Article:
Tips On Carrying A 1911 or a Full Size Handgun
Some people just don't want to compromise on performance and ammunition capacity. Others have a big enough frame where a full size pistol is all that fits comfortably in the hand. Whatever your reasons are, we'll discuss several tips and strategies for carrying a full size handgun on your person.
Get a Gun Belt to Support the Weight of Your 1911
Regular leather belts are usually made out of a single ply stretch of leather. This means they aren't good at keeping a holstered gun consistent in the waistband. A full size gun in an outside or inside the waistband holster may inevitably drag your waistline down – making it obvious and cumbersome. Get a sturdy gun belt made out of ideally double layered, reinforced canvas or leather. If you can twist your belt 360° without effort, it's probably not the right belt for carrying a full size handgun.
Bonus: When you get that gun belt, make sure it's 2-4” longer than your standard belt if you're carrying inside the waistband. You gotta make room for one more!
Use a Holster that fits your full size properly
“One size fits most” is a crock of nonsense. Full sized handguns are bigger and bulkier than what most standard pistol holster manufacturers design their holsters around. Get something that is form-fitted to your handgun's dimensions. Whether you're going inside the waistband or outside, it's going to make a big difference on comfort and concealment.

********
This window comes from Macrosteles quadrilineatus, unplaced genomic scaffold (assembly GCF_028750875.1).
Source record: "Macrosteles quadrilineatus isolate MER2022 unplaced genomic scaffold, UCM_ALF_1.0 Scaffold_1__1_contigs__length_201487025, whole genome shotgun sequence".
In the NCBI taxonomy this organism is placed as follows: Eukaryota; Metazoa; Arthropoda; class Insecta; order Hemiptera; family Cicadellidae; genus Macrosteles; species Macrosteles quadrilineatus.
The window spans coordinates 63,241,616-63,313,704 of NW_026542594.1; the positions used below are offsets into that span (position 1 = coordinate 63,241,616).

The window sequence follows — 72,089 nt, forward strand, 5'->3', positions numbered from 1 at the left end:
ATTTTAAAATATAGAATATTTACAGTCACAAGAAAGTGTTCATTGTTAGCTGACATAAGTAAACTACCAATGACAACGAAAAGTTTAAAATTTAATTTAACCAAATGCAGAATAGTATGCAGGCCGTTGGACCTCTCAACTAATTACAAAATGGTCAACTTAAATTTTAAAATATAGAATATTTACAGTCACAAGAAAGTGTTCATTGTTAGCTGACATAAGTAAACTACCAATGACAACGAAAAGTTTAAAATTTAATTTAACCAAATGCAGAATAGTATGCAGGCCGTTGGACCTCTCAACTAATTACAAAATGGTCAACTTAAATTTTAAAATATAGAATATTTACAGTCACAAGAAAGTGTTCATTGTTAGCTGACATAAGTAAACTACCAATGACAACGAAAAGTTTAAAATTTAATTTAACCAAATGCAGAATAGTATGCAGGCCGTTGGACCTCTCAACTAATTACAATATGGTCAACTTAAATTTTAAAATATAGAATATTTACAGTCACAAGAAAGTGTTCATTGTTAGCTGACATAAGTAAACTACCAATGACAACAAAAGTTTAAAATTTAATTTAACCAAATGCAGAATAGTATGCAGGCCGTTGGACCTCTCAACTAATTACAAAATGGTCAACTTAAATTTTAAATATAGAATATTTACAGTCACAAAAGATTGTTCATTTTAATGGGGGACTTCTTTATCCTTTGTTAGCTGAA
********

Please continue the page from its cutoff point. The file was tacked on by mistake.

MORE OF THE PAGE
Bend your knees instead of bending over
If you need to pick up something on the ground, bend your knees to the object in question. This will reduce “printing” of the pistol grip against layers of clothing. One of the biggest mistakes concealed carriers make is exposing their pistol grip. With compacts and sub-compacts this is an issue – and you can bet full size pistol hand-grips are even more so.
Consider polymer frames to reduce weight
If you find yourself getting a sore back from the added weight of your full size pistol, there are plenty of lightweight options that use polymer in the frame to reduce weight. If you think polymer can't stand up to the rigors of field testing, check out this video on a torture test of a Glock 17.
Get trousers that are a bit wider
One of the biggest mistakes concealed carriers make is thinking their normal trousers will be comfortable with a concealed pistol that's 1.5 – 2.0” wider than their normal waistline. If you're a size 30” waist and you put a full size Sig Sauer P229 inside your waistband, your trousers are now likely 33” after considering your IWB holster. If your trousers were loose before, they certainly aren't now! So, don't feel afraid to go out and get the bigger waistline for those new trouser purchases – you'll thank yourself later.
Full size handguns offer a lot of added capabilities that sub-compacts and compacts don't. If you're a “no compromises” type of concealed carrier, hopefully these tips made that choice a bit easier.
Use a Holster that fits your full size properly: Concealed Carry Holsters for Full Sized Handguns
About The Author
James England (@sir_jim_england) is the contributing editor for Alien Gear Holsters. He is a veteran of Operation Iraqi Freedom and private defense contracting in Afghanistan.